Global corporations have begun to come out and report security breaches. You might recognize some of them – Facebook, Twitter, Apple, LinkedIn, and the New York Times, among many others. But it doesn’t end with merely companies; attackers and hackers have targeted the government of China and South Korea as well, for example.
In response, the good side – let’s call it that – evolved on the technological front. There are security protocols, platforms, and professionals dedicated to the art of combat against cyber warfare. It’s an arms race, and for a moment, it looked like we were winning. But despite most organizations having some of the best security measures in place, the fear of either being under attack or the potential of a future attack remained.
It redirects to a simple yet definitive conclusion – present technology isn’t in need of a reassessment. In fact, given the current evolutionary pace, innovation in the sphere of cybersecurity is perfectly poised to stay a step, or even several steps, ahead of the attackers. What does need focus, however, is governance around people.
Building a Governance Strategy
It’s hubris to believe in certainty. And even with technological advancements, hackers – by design – are driven toward uncovering loopholes and vulnerabilities. A superior cybersecurity solution depends on more than its technological prowess; it also depends on the team’s or organization’s relentless ability to predict and identify vulnerabilities and build defences against the same.
In just a few words, everything starts with your people, and your people are your organization’s greatest assets. At the same time, it’s important to understand that people account for security vulnerabilities in a cyber-defence solution also. This makes it essential to establish a culture of seamless detection and reporting of security incidents.
Be aware of who is doing what, your data whereabouts, and data security levels. After all, true governance has a lot to do with ensuring smart and effective decision-making, strategic investing, and building a robust response mechanism. Call it the fundamentals.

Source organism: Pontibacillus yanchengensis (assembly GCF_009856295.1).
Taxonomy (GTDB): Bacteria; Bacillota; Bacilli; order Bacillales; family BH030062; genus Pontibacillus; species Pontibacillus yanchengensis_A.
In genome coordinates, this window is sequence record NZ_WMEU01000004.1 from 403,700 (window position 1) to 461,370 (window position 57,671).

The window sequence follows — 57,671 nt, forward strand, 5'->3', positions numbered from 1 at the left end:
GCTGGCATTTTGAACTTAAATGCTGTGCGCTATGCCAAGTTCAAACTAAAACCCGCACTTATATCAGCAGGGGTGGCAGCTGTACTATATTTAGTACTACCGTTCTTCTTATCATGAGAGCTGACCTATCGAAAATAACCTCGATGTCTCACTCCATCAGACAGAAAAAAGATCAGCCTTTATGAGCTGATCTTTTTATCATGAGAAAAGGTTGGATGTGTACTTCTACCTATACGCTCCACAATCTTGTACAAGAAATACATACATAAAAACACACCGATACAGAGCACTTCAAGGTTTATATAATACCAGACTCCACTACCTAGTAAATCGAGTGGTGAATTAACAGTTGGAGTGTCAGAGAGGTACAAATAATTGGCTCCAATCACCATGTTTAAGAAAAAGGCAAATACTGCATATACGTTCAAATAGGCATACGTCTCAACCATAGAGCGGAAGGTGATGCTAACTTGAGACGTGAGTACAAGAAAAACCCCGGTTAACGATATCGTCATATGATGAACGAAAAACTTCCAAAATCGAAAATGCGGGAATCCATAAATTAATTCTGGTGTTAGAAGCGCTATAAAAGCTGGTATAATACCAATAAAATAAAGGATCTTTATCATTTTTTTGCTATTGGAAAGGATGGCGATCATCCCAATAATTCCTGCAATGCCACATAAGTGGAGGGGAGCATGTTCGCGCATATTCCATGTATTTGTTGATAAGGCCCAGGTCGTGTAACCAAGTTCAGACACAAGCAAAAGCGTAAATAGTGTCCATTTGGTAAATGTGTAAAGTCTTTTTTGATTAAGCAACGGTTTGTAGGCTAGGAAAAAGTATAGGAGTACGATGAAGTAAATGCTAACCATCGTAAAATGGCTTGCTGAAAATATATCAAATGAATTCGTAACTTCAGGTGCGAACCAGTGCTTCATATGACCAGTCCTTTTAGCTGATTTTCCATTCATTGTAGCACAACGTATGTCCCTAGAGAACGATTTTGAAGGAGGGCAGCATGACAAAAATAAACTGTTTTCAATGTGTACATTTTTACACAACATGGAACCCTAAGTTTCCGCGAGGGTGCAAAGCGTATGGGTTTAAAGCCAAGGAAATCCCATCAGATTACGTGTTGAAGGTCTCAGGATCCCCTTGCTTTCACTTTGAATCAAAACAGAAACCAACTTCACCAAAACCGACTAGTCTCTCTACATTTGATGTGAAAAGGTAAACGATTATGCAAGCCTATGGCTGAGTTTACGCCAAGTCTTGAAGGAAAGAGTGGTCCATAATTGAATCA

Here’s a five-part take on what a sound governance strategy should look like:
- Absorb and Share Threat IntelligenceA systematic, organized, and automated sharing of threat intelligence in real-time is important. This could be between public and private sectors, or even across heterogenous groups of international enterprises.
- Outside Expertise for a Bird’s Eye ViewUtilize an external expert to assess your governance capabilities around locational data, ecosystem networks, social networks, and the dark internet linked to critical assets and processes. It might just help you understand your true defensive metric.
- Secure Your Supply ChainIt’s important to spread your security web; assess relevant risks and secure your supply chain. If you’re an organization with interdependence or connections with other businesses, let them know that they might be at risk.
- Maintain Effective SpeedIn the event of an attack or the looming threat of an attack, ensure that your employees are primed to deploy countermeasures and reactively act at an effective pace. Speed and time is of the essence. Establish who makes what decision, the effectiveness of said decision, and the timeframe within which the plan is executed.
- Develop Response ExpertiseEvery attack requires a task force, and cyberthreats require a group of highly skilled cyber specialists, security, and forensics experts. This would also require that they understand your systems, networks, and incident management procedures.
The Sun Tzu Strategy for Cyber Security
Technological advancements in the sphere of cyber security is important; people or employee governance is just the same.
Consider yourself a soldier in the cyber warfare army, and remember – know thyself, know thy enemy. Never forget to establish a sound plan and work on a response strategy. Just as Sun Tzu had famously quoted in his Art of War. Your organization, your investors, and your customers are counting on it.